Unpredictability a blessing and curse for NASCAR's 2013 Chase
Imagine if before this Sprint Cup season began you'd had a choice between two four-driver NASCAR fantasy teams. One consisted of Jeff Gordon, Tony Stewart, Brad Keselowski and Denny Hamlin. They entered the year having combined for eight career Cup championships (including the past two in a row) and 165 victories. The other lineup was Clint Bowyer, Martin Truex Jr., Joey Logano and Kurt Busch. Bowyer, Truex and Logano had combined for 11 career victories. Busch was on his third team in three years, stuck with the underfunded, single-car Furniture Row Racing outfit, which had managed one win and all of 11 top-10 finishes in 199 starts.
So who you got? Obviously the first team seems likes the logical choice. Even Michael Waltrip -- the team owner for whom Bowyer and Truex drive -- probably would have picked the first lineup. And Waltrip, like most of us, would have been wrong. With one race to go before the Chase for the Sprint Cup championship's 12-driver field is set, none of the drivers on the first team has secured a berth, but all four on the second currently make the cut.
Injuries knocked both Stewart and Hamlin out of Chase contention, and Keselowski's engine failure at Atlanta this past Sunday has him on the edge of elimination. Gordon still has a good shot, but he enters Saturday's race at Richmond trailing Kurt Busch by six points for 10th place in the standings. (The top 10 drivers in points automatically make the Chase.)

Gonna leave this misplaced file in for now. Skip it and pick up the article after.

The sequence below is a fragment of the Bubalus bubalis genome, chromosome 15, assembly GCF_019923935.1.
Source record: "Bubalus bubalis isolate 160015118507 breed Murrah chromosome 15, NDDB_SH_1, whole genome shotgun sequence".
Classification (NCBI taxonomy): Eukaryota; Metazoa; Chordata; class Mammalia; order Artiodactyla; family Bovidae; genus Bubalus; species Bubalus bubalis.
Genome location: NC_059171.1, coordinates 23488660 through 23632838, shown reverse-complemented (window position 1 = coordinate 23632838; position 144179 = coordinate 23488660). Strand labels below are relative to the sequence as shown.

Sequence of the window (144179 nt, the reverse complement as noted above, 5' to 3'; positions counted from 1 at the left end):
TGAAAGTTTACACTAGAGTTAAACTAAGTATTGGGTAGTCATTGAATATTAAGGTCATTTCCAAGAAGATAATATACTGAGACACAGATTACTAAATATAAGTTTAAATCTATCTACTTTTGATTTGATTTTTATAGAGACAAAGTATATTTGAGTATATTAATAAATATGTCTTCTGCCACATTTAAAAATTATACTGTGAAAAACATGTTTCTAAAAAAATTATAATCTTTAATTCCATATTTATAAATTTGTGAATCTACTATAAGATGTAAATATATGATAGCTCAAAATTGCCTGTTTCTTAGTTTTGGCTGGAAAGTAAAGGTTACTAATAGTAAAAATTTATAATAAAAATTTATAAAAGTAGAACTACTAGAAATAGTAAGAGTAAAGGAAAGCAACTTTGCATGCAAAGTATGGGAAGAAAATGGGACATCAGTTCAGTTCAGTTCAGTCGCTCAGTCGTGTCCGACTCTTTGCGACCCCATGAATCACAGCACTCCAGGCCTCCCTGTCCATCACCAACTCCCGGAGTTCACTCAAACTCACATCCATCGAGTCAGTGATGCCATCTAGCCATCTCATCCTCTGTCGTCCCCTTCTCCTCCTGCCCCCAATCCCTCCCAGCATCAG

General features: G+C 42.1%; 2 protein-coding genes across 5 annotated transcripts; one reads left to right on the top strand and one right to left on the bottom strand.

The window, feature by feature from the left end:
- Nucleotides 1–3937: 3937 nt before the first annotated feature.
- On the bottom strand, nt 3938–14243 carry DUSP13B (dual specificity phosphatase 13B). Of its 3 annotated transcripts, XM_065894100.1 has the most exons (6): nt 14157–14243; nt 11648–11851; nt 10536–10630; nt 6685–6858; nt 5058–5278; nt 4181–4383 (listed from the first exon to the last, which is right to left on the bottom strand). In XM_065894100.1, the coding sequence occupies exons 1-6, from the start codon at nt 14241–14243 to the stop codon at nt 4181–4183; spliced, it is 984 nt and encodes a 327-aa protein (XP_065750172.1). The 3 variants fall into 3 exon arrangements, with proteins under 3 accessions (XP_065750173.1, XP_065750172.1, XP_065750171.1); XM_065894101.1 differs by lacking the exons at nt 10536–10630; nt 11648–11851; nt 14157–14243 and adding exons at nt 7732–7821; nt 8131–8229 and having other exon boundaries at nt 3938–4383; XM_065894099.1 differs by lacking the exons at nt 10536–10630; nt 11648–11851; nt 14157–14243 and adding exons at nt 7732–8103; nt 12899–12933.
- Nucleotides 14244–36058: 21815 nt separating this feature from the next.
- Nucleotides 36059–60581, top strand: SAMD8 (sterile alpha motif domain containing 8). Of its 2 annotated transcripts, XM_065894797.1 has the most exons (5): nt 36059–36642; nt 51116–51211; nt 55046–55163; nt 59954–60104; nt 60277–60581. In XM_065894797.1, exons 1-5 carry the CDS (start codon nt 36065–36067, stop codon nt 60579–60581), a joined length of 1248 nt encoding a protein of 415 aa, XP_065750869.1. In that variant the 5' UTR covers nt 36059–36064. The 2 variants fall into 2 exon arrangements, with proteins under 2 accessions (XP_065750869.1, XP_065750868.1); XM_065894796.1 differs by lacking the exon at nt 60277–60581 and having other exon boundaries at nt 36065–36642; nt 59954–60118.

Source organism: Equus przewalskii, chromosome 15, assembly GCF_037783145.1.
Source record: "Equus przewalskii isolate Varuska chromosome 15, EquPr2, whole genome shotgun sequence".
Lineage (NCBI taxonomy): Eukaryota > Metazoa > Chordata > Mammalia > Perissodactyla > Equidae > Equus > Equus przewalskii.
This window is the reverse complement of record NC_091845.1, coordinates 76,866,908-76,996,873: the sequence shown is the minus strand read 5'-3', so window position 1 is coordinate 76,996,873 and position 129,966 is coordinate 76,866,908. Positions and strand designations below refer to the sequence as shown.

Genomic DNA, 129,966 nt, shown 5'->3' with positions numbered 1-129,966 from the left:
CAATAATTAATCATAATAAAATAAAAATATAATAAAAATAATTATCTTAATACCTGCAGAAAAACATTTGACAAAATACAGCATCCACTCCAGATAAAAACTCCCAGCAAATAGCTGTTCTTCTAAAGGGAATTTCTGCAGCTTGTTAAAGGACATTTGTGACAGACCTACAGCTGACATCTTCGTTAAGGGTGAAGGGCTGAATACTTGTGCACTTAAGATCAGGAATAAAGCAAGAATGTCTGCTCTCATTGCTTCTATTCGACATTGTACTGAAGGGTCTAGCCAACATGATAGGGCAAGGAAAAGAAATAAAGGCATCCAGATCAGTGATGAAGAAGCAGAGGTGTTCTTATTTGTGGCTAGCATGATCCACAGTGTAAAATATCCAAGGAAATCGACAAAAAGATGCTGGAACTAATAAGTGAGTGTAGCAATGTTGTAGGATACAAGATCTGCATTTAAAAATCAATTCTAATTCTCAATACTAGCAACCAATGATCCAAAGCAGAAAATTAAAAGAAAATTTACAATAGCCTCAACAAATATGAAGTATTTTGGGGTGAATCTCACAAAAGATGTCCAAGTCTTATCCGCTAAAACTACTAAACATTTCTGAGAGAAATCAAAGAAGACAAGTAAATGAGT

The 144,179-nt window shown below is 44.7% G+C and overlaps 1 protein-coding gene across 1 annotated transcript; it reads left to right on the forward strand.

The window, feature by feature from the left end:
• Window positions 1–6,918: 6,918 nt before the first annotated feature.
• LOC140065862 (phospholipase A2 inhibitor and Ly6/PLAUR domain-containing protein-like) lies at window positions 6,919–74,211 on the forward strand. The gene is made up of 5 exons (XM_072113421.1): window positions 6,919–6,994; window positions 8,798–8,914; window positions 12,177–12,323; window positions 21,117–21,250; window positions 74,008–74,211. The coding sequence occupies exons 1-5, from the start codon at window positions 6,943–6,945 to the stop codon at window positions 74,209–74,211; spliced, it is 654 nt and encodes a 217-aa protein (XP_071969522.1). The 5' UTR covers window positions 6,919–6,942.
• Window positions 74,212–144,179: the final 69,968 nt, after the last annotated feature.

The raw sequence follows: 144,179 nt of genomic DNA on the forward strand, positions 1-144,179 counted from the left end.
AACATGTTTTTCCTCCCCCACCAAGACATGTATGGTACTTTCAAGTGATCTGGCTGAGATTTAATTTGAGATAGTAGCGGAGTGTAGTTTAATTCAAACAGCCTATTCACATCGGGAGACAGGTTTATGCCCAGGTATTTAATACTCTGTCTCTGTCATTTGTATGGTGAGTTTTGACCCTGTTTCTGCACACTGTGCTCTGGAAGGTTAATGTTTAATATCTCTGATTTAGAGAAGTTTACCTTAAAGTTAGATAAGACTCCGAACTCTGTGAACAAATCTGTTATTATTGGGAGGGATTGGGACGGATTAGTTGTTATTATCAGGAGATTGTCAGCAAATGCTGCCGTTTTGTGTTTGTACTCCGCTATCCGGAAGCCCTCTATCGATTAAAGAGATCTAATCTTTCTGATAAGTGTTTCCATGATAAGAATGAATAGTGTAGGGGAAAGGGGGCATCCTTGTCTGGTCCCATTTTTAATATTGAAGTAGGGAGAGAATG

On the other side, Bowyer is definitely in the Chase and Logano is in excellent shape. Not only is Logano 16 points ahead of 11th-place Gordon, he has a victory this season, meaning that he will likely be able to make the Chase as one of the two wild cards even if he falls out of the top 10. And while both Busch and Truex could easily lose their berths with a poor showing at Richmond, a top-five finish will probably get them in.
This scenario is good and bad for NASCAR. The good part is that the unpredictability creates excitement. For several years, one of the biggest complaints was that Jimmie Johnson's dominance during his run of five consecutive championships had caused the sport to become somewhat boring. Johnson's recent struggles combined with so many new faces in contention should help spice things up a bit.
The bad part is that this year's Chase will suffer somewhat from a lack of star power, especially if Gordon doesn't qualify. While Kurt Busch, the 2004 Cup champ, will stir interest because of his talent and volatility, there is no question that Bowyer, Truex and Logano simply do not push the attention needle the way that Gordon, Stewart and Keselowski do. (Hamlin, not quite as much.)
This also illustrates the futility of making preseason predictions in a sport where cars are one bad part away from breaking down, drivers are one crash away from being sidelined, and harsh reality can quickly crush even the strongest of Fantasy teams.
1. Kyle Busch (4th previously) -- Even though he has never finished better than fifth in the point standings, it is time to start taking Busch seriously as a championship contender. He has mostly avoided controversy this season and instead is doing his talking on the track. In addition to his four wins, he leads the series in top-five finishes with 11, and is tied with Jimmie Johnson for the most top-10s at 15.